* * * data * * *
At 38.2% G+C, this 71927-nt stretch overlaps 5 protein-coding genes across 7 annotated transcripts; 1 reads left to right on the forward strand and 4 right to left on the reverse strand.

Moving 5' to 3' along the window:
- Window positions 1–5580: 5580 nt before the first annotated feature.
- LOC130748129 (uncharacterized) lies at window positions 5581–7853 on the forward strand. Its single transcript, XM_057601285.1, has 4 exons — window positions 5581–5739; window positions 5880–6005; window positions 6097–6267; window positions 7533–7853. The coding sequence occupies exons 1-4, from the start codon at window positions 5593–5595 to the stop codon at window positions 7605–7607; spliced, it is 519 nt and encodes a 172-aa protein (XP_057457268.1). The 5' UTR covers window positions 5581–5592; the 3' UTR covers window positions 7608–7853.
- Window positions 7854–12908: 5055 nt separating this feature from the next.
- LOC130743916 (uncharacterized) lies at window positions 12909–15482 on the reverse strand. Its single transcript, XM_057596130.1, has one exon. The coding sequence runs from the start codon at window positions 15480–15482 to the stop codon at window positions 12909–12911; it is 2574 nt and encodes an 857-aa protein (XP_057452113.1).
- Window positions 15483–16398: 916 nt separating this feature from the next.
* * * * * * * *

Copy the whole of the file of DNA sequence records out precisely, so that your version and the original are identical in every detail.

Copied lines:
At 38.2% G+C, this 71927-nt stretch overlaps 5 protein-coding genes across 7 annotated transcripts; 1 reads left to right on the forward strand and 4 right to left on the reverse strand.

Moving 5' to 3' along the window:
- Window positions 1–5580: 5580 nt before the first annotated feature.
- LOC130748129 (uncharacterized) lies at window positions 5581–7853 on the forward strand. Its single transcript, XM_057601285.1, has 4 exons — window positions 5581–5739; window positions 5880–6005; window positions 6097–6267; window positions 7533–7853. The coding sequence occupies exons 1-4, from the start codon at window positions 5593–5595 to the stop codon at window positions 7605–7607; spliced, it is 519 nt and encodes a 172-aa protein (XP_057457268.1). The 5' UTR covers window positions 5581–5592; the 3' UTR covers window positions 7608–7853.
- Window positions 7854–12908: 5055 nt separating this feature from the next.
- LOC130743916 (uncharacterized) lies at window positions 12909–15482 on the reverse strand. Its single transcript, XM_057596130.1, has one exon. The coding sequence runs from the start codon at window positions 15480–15482 to the stop codon at window positions 12909–12911; it is 2574 nt and encodes an 857-aa protein (XP_057452113.1).
- Window positions 15483–16398: 916 nt separating this feature from the next.